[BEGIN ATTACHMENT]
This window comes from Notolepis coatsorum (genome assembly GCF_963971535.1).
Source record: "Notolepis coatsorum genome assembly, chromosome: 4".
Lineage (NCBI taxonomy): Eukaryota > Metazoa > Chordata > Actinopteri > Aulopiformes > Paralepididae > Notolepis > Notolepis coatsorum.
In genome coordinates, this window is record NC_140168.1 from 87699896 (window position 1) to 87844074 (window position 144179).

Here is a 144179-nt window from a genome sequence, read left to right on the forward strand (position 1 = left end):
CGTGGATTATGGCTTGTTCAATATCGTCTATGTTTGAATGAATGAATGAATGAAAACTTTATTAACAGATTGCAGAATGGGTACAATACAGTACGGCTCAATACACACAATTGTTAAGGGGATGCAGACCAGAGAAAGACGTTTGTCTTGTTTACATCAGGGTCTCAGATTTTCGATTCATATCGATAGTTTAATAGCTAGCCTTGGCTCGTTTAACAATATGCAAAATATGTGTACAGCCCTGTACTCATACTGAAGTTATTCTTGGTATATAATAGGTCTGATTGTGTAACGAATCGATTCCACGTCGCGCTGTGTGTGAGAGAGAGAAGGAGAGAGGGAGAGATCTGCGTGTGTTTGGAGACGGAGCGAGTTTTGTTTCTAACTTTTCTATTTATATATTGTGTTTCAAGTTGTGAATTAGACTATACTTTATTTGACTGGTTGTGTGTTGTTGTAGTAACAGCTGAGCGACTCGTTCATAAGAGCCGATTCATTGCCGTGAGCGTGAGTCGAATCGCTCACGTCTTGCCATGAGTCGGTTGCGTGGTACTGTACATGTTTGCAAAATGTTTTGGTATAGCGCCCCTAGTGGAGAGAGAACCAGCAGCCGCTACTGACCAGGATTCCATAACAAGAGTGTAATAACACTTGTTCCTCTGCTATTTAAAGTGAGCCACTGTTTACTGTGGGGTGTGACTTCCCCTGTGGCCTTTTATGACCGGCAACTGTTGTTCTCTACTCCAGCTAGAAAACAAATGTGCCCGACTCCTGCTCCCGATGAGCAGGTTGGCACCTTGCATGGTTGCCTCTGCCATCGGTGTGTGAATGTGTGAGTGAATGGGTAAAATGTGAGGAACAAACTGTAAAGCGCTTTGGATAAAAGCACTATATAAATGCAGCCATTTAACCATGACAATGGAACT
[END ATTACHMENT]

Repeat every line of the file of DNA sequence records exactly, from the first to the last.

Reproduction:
This window comes from Notolepis coatsorum (genome assembly GCF_963971535.1).
Source record: "Notolepis coatsorum genome assembly, chromosome: 4".
Lineage (NCBI taxonomy): Eukaryota > Metazoa > Chordata > Actinopteri > Aulopiformes > Paralepididae > Notolepis > Notolepis coatsorum.
In genome coordinates, this window is record NC_140168.1 from 87699896 (window position 1) to 87844074 (window position 144179).

Here is a 144179-nt window from a genome sequence, read left to right on the forward strand (position 1 = left end):
CGTGGATTATGGCTTGTTCAATATCGTCTATGTTTGAATGAATGAATGAATGAAAACTTTATTAACAGATTGCAGAATGGGTACAATACAGTACGGCTCAATACACACAATTGTTAAGGGGATGCAGACCAGAGAAAGACGTTTGTCTTGTTTACATCAGGGTCTCAGATTTTCGATTCATATCGATAGTTTAATAGCTAGCCTTGGCTCGTTTAACAATATGCAAAATATGTGTACAGCCCTGTACTCATACTGAAGTTATTCTTGGTATATAATAGGTCTGATTGTGTAACGAATCGATTCCACGTCGCGCTGTGTGTGAGAGAGAGAAGGAGAGAGGGAGAGATCTGCGTGTGTTTGGAGACGGAGCGAGTTTTGTTTCTAACTTTTCTATTTATATATTGTGTTTCAAGTTGTGAATTAGACTATACTTTATTTGACTGGTTGTGTGTTGTTGTAGTAACAGCTGAGCGACTCGTTCATAAGAGCCGATTCATTGCCGTGAGCGTGAGTCGAATCGCTCACGTCTTGCCATGAGTCGGTTGCGTGGTACTGTACATGTTTGCAAAATGTTTTGGTATAGCGCCCCTAGTGGAGAGAGAACCAGCAGCCGCTACTGACCAGGATTCCATAACAAGAGTGTAATAACACTTGTTCCTCTGCTATTTAAAGTGAGCCACTGTTTACTGTGGGGTGTGACTTCCCCTGTGGCCTTTTATGACCGGCAACTGTTGTTCTCTACTCCAGCTAGAAAACAAATGTGCCCGACTCCTGCTCCCGATGAGCAGGTTGGCACCTTGCATGGTTGCCTCTGCCATCGGTGTGTGAATGTGTGAGTGAATGGGTAAAATGTGAGGAACAAACTGTAAAGCGCTTTGGATAAAAGCACTATATAAATGCAGCCATTTAACCATGACAATGGAACT